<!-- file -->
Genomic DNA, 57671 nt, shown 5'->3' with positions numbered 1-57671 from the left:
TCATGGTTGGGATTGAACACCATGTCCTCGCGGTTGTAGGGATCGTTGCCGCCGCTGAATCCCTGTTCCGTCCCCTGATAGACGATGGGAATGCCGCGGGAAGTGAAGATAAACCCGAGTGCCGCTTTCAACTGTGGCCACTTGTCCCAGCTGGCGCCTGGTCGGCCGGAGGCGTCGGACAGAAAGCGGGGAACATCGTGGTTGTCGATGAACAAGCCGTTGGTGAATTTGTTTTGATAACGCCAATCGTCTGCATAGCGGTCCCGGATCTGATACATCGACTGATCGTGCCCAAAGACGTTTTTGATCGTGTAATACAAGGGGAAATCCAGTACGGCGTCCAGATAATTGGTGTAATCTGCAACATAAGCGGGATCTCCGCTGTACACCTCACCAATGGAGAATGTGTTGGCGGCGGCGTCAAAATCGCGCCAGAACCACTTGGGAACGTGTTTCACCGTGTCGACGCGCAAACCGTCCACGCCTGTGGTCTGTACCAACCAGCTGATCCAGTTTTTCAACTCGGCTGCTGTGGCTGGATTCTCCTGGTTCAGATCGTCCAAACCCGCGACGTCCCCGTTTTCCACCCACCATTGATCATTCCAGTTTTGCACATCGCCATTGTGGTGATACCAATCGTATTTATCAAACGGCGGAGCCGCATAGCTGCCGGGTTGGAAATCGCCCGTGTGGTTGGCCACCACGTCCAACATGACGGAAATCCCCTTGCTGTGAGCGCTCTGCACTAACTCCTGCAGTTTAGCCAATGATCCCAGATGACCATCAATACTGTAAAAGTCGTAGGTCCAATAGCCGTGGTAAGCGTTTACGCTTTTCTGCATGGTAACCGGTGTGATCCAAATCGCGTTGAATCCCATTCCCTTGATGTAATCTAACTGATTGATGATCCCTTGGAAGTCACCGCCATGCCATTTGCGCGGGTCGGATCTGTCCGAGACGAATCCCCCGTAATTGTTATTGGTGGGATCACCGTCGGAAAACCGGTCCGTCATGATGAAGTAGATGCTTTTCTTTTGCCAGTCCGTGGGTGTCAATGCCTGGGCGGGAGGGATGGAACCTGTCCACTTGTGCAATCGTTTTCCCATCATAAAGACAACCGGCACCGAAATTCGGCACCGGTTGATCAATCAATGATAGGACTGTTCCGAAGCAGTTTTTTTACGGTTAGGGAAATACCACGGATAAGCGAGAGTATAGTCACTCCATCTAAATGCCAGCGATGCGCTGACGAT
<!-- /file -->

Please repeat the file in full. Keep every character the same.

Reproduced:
Genomic DNA, 57671 nt, shown 5'->3' with positions numbered 1-57671 from the left:
TCATGGTTGGGATTGAACACCATGTCCTCGCGGTTGTAGGGATCGTTGCCGCCGCTGAATCCCTGTTCCGTCCCCTGATAGACGATGGGAATGCCGCGGGAAGTGAAGATAAACCCGAGTGCCGCTTTCAACTGTGGCCACTTGTCCCAGCTGGCGCCTGGTCGGCCGGAGGCGTCGGACAGAAAGCGGGGAACATCGTGGTTGTCGATGAACAAGCCGTTGGTGAATTTGTTTTGATAACGCCAATCGTCTGCATAGCGGTCCCGGATCTGATACATCGACTGATCGTGCCCAAAGACGTTTTTGATCGTGTAATACAAGGGGAAATCCAGTACGGCGTCCAGATAATTGGTGTAATCTGCAACATAAGCGGGATCTCCGCTGTACACCTCACCAATGGAGAATGTGTTGGCGGCGGCGTCAAAATCGCGCCAGAACCACTTGGGAACGTGTTTCACCGTGTCGACGCGCAAACCGTCCACGCCTGTGGTCTGTACCAACCAGCTGATCCAGTTTTTCAACTCGGCTGCTGTGGCTGGATTCTCCTGGTTCAGATCGTCCAAACCCGCGACGTCCCCGTTTTCCACCCACCATTGATCATTCCAGTTTTGCACATCGCCATTGTGGTGATACCAATCGTATTTATCAAACGGCGGAGCCGCATAGCTGCCGGGTTGGAAATCGCCCGTGTGGTTGGCCACCACGTCCAACATGACGGAAATCCCCTTGCTGTGAGCGCTCTGCACTAACTCCTGCAGTTTAGCCAATGATCCCAGATGACCATCAATACTGTAAAAGTCGTAGGTCCAATAGCCGTGGTAAGCGTTTACGCTTTTCTGCATGGTAACCGGTGTGATCCAAATCGCGTTGAATCCCATTCCCTTGATGTAATCTAACTGATTGATGATCCCTTGGAAGTCACCGCCATGCCATTTGCGCGGGTCGGATCTGTCCGAGACGAATCCCCCGTAATTGTTATTGGTGGGATCACCGTCGGAAAACCGGTCCGTCATGATGAAGTAGATGCTTTTCTTTTGCCAGTCCGTGGGTGTCAATGCCTGGGCGGGAGGGATGGAACCTGTCCACTTGTGCAATCGTTTTCCCATCATAAAGACAACCGGCACCGAAATTCGGCACCGGTTGATCAATCAATGATAGGACTGTTCCGAAGCAGTTTTTTTACGGTTAGGGAAATACCACGGATAAGCGAGAGTATAGTCACTCCATCTAAATGCCAGCGATGCGCTGACGAT